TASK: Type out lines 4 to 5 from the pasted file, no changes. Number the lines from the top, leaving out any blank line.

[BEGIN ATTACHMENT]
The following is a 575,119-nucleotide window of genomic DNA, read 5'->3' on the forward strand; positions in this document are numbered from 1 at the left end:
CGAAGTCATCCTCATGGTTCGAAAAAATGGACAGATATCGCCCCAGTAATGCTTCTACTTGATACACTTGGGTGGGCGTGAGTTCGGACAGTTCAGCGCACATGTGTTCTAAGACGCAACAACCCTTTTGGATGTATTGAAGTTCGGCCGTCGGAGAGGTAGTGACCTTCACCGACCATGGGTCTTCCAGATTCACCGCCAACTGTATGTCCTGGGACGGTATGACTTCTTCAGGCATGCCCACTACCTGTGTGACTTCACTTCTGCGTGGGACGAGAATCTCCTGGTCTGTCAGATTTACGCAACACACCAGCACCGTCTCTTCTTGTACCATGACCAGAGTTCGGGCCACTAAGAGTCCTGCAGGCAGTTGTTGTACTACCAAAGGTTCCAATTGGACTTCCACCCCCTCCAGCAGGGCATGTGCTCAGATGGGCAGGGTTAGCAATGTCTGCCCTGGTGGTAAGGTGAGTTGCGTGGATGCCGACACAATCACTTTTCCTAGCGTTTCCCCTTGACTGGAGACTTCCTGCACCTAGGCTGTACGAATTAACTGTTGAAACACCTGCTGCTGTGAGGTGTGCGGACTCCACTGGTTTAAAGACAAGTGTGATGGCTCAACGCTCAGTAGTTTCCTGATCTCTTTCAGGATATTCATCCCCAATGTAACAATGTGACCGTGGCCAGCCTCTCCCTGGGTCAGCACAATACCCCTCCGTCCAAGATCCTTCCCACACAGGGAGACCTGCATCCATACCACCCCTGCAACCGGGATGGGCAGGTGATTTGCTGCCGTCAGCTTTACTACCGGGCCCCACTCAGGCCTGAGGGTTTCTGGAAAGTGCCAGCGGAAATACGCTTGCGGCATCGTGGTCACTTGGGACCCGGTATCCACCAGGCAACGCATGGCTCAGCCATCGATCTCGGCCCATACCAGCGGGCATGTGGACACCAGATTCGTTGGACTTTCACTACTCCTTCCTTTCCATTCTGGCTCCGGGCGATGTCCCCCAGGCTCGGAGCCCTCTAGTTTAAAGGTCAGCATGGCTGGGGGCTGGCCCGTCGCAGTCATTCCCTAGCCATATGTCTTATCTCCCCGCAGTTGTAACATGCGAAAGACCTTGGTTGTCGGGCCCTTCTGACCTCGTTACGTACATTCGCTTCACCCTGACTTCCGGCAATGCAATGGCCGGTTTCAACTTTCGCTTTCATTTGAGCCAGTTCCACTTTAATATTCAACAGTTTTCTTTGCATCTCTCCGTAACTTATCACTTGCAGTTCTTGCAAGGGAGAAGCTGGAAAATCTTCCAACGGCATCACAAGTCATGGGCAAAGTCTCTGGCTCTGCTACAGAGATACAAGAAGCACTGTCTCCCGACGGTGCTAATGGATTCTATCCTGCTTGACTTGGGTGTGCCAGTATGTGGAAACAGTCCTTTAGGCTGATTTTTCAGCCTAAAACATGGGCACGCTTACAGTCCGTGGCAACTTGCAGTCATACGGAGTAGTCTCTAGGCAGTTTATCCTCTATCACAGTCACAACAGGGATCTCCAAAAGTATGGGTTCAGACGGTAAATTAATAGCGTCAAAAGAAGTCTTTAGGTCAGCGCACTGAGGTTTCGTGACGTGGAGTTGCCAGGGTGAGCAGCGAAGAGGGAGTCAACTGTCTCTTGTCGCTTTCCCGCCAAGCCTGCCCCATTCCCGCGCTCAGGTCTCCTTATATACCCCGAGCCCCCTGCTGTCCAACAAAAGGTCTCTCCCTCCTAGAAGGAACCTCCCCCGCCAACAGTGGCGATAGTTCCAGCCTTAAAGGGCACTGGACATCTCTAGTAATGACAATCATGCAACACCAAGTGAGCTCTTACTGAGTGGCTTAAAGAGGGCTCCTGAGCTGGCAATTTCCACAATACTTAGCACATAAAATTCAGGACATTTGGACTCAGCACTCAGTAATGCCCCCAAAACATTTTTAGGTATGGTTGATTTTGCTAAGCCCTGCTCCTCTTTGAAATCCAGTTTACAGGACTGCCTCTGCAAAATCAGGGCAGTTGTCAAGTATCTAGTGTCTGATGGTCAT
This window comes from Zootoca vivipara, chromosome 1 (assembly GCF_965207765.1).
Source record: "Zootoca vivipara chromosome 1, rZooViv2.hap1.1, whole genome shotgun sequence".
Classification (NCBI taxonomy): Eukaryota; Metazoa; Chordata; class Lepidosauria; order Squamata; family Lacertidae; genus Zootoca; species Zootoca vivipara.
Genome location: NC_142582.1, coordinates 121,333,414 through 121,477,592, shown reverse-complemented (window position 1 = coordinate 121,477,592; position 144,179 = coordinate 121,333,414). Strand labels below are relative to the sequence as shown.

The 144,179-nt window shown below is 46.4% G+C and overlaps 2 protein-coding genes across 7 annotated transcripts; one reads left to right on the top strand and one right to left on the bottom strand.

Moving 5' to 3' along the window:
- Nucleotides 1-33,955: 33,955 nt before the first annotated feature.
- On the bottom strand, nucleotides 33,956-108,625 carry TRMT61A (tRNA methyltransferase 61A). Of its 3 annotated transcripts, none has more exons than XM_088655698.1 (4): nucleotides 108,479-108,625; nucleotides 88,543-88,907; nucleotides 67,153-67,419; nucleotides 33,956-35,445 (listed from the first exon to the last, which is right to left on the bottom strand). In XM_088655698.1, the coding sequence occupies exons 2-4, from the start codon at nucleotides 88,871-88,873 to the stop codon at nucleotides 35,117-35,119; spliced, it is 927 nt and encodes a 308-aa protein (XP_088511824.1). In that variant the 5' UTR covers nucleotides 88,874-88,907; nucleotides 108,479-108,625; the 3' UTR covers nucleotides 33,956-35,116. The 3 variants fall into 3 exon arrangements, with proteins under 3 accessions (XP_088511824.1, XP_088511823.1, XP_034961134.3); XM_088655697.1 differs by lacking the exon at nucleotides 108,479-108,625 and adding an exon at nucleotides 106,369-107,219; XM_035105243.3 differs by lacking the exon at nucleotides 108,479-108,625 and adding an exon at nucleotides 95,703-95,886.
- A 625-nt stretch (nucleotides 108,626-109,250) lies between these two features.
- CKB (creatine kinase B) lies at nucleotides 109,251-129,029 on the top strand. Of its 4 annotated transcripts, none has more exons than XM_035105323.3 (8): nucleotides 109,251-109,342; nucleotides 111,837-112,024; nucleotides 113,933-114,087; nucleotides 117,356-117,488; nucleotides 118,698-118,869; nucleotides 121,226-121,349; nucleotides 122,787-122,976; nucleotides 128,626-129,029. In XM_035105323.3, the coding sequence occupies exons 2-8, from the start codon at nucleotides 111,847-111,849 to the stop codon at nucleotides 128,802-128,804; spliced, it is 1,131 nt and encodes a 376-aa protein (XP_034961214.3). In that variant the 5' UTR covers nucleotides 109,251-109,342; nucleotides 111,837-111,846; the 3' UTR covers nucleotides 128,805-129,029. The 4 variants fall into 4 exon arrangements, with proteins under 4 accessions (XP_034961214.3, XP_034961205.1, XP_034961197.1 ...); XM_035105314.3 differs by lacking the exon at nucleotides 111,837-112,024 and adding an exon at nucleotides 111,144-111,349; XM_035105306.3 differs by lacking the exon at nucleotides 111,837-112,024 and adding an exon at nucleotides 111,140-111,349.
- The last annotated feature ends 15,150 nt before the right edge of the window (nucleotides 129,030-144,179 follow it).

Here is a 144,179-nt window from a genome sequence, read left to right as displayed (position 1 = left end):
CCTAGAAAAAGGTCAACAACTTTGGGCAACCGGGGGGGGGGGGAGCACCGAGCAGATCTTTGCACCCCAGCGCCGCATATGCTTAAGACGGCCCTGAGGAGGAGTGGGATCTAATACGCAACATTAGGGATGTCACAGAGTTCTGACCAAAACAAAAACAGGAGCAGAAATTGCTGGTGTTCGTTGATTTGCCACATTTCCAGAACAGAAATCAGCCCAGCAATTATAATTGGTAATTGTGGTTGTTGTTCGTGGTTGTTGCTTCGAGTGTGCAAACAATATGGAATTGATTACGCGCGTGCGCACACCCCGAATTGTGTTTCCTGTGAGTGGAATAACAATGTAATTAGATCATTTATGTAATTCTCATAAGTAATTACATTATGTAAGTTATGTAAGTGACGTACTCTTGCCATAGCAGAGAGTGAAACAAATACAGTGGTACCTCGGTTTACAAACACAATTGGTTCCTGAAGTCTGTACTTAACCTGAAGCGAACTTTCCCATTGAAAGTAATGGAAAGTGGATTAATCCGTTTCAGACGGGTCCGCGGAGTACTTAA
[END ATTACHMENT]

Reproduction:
Source record: "Zootoca vivipara chromosome 1, rZooViv2.hap1.1, whole genome shotgun sequence".
Classification (NCBI taxonomy): Eukaryota; Metazoa; Chordata; class Lepidosauria; order Squamata; family Lacertidae; genus Zootoca; species Zootoca vivipara.